The housing market is broken, and Conservative housing policy is failing to fix it
4 min read
The only way to fix the housing crisis is to build more genuinely affordable homes, writes shadow housing minister John Healey
A year on from our last Labour party conference, Theresa May’s election mantra – “nothing has changed” – continues to ring true on housing. Home ownership is still down, homelessness is still rising, and the number of new social rented homes being built is still at the lowest level since records began.
The housing market is broken, and Conservative housing policy is failing to fix it.
Ministers talk about big housebuilding targets, to be reached sometime in the dim distance of the next decade. But Labour starts from the basic truth that what new homes we build, and who they’re for, matters just as much as how many we build. To make housing more affordable, we need to build more affordable housing. That’s why Jeremy Corbyn and I launched Labour’s green paper – Housing for the Many – in April.
It sets out Labour’s big commitment in government to build a million genuinely affordable homes over 10 years, by launching the biggest council housebuilding programme for over 30 years and building at a rate not recorded in Britain since the 1970s.
In the past, this scale of ambition was seen as common sense and Labour will show that it still makes sense. We will hardwire Labour’s new affordable housing throughout the system, from housebuilding targets to investment priorities, from planning rules to new council powers.
However, the very word “affordable” has been corrupted by misuse by Conservative ministers. So alongside new social rented homes, we will scrap their bogus “affordable rent” – up to 80% of market rates which can mean £1,500 a month in some areas – and replace it with Labour’s affordable homes both to rent and buy with the costs linked to incomes not the market, and set at a third of average local incomes.
In this way, we will build Labour’s new affordable homes for those who need them, including the very poorest and most vulnerable, with a big boost to new social rented homes at the heart of our programme. But we will also build for those in work on ordinary incomes who are priced out of the housing market and being failed by housing policy – the ‘just coping’ class in Britain today who do the jobs we all rely on, such as IT workers, delivery drivers, lab technicians and nurses.
This is the same Labour aspiration that prompted Aneurin Bevan to talk of the “living tapestry of a mixed community” when he led Britain’s post-war housebuilding drive.
Our first immediate step must be to halt the huge loss of social rented homes under current Conservative policy – 150,000 in the last five years alone. So we’ll stop the sell-off of social rented homes by suspending the right to buy, ending all conversions to “affordable rent” and scrapping the government’s legislation to force councils to sell the best of their homes.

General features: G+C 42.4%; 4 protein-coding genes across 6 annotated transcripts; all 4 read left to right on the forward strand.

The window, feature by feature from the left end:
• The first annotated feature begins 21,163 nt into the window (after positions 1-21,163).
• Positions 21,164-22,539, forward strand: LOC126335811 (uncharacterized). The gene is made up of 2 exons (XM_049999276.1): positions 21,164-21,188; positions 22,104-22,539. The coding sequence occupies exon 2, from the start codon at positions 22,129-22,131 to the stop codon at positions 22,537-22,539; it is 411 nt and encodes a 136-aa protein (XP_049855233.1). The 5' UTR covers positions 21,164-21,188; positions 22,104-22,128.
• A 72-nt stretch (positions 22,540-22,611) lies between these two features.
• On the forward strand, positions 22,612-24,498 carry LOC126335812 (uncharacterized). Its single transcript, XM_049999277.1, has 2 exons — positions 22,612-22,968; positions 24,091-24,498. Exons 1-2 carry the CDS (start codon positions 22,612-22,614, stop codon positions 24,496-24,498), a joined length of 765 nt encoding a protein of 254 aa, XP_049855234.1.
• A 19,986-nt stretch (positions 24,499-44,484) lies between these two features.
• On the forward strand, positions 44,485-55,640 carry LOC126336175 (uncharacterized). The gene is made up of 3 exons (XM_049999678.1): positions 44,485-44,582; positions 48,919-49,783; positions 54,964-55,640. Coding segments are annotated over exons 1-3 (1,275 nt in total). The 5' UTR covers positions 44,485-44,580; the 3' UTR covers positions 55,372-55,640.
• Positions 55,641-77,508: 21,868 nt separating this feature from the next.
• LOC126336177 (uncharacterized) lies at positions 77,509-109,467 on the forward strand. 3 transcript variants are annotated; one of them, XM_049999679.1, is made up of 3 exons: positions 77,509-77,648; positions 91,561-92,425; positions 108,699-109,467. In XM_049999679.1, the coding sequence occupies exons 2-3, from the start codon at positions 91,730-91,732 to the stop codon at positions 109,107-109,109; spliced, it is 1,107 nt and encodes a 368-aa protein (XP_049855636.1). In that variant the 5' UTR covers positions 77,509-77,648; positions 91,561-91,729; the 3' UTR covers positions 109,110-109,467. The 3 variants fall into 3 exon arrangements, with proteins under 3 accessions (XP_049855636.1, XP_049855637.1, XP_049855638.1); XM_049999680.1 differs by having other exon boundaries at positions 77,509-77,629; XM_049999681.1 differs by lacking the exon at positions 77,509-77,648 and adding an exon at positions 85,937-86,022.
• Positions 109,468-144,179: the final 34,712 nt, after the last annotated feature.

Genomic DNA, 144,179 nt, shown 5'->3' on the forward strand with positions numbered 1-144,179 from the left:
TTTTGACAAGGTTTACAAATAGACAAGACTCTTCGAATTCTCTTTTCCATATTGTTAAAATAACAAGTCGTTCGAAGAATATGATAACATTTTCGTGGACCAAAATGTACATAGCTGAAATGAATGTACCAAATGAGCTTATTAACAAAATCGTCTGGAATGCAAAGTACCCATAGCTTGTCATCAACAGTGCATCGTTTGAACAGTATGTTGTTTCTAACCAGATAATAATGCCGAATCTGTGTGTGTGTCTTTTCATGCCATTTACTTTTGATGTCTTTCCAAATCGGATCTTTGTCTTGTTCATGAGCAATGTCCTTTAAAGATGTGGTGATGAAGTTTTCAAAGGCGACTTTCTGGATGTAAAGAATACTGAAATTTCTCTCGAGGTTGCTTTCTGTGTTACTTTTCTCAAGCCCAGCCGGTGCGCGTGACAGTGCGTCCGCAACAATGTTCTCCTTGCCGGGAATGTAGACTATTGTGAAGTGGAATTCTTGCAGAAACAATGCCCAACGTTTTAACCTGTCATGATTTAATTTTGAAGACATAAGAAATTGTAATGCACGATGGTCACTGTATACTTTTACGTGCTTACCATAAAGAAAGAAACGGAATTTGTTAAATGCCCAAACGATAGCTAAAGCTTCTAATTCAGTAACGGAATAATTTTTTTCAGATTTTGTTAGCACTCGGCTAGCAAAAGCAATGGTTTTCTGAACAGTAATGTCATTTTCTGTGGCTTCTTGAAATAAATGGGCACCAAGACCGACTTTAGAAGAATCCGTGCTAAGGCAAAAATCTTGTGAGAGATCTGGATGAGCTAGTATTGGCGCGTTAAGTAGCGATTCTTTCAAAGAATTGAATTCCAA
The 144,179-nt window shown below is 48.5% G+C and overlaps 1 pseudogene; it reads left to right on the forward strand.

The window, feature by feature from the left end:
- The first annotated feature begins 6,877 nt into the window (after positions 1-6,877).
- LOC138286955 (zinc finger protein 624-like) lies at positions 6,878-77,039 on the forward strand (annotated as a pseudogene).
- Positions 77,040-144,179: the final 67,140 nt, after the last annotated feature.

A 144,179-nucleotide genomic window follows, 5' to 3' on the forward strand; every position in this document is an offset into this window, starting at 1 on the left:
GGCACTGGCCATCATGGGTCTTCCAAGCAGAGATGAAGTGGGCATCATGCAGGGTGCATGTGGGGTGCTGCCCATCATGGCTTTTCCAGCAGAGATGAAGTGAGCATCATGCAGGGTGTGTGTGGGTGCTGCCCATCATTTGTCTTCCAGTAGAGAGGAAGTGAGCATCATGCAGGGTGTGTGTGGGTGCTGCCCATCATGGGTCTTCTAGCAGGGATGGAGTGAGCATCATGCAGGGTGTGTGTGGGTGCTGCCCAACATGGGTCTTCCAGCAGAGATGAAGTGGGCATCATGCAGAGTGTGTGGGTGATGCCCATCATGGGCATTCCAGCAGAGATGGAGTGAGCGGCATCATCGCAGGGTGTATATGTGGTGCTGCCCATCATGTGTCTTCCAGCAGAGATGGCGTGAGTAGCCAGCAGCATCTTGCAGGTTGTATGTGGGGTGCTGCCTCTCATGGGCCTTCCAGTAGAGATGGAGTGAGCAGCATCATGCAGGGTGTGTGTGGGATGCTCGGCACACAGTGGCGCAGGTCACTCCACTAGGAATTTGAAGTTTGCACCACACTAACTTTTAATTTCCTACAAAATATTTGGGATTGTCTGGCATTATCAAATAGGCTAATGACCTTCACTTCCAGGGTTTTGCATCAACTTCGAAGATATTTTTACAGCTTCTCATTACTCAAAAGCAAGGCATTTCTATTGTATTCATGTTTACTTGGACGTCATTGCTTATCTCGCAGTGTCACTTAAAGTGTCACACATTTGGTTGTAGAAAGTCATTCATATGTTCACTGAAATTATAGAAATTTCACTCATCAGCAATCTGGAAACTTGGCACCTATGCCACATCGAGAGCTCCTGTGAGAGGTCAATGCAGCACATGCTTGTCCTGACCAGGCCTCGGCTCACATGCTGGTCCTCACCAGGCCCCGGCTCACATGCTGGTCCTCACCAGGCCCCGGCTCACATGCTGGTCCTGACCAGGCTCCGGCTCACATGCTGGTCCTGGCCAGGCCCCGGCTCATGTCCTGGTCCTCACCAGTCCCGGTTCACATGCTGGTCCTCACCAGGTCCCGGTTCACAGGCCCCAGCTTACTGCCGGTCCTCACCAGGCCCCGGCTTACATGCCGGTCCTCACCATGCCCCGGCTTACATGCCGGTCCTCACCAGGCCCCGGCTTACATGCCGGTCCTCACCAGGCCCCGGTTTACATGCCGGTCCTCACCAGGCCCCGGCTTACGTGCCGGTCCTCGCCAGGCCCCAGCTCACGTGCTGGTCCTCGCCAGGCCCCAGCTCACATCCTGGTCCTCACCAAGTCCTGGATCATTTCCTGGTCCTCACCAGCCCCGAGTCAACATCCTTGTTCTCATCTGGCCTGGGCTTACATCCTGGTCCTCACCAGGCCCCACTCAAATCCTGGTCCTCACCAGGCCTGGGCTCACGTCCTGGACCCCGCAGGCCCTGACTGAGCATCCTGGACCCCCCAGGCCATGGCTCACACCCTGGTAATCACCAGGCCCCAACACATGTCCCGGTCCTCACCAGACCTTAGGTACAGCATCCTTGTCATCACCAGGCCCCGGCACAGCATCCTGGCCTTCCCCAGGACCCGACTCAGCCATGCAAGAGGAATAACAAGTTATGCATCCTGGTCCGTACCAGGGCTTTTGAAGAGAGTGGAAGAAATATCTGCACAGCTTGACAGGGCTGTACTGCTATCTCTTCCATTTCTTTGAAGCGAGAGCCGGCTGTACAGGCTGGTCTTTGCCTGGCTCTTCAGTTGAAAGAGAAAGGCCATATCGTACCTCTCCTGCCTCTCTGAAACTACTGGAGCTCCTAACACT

We will transform the planning system with a new duty to deliver affordable homes, an English Sovereign Land Trust to make more land available more cheaply, and an end to the “viability” loophole that lets commercial developers dodge their obligation to deliver affordable homes.
We will back councils, housing associations and community providers with new funding, powers and flexibility to build big for their communities. And when Grenfell survivors contributing to our review say that “tenants were victims before the fire”, then radical reform is needed. So we will make safe homes for all the very highest priority, with sprinklers fitted in high-rise blocks and fire safety the first standard in a new Decent Homes 2 programme.
After eight years of failure on housing, it’s clear the Tories have no plan to fix the housing crisis. Their own green paper on social housing – published four months after ours – was billed to be “the most substantial report of its kind for a generation” by former housing secretary Sajid Javid. Instead, it’s a feeble report with no fresh thinking or fresh funding for new social housing.
After eight years of Conservative government, people see the country has a growing housing crisis. Labour is 13 points ahead on housing, and winning the arguments.
Labour has led the pressure on ministers to drop their long-running opposition and legislate Labour plans to ban unfair letting agent and landlord fees for private renters and give tenants the legal right to ensure their home is fit for human habitation. In recent months, they’ve also back-tracked on their refusal to offer any funding to make blocks with dangerous Grenfell-style cladding safe and to ban combustible cladding. But these are only small steps in the right direction.
In opposition, Labour can make the case for radical change. Only in government can we deliver what so many millions of people so badly want and need. This is our challenge.
John Healey is Labour MP for Wentworth and Dearne, and shadow secretary of state for housing
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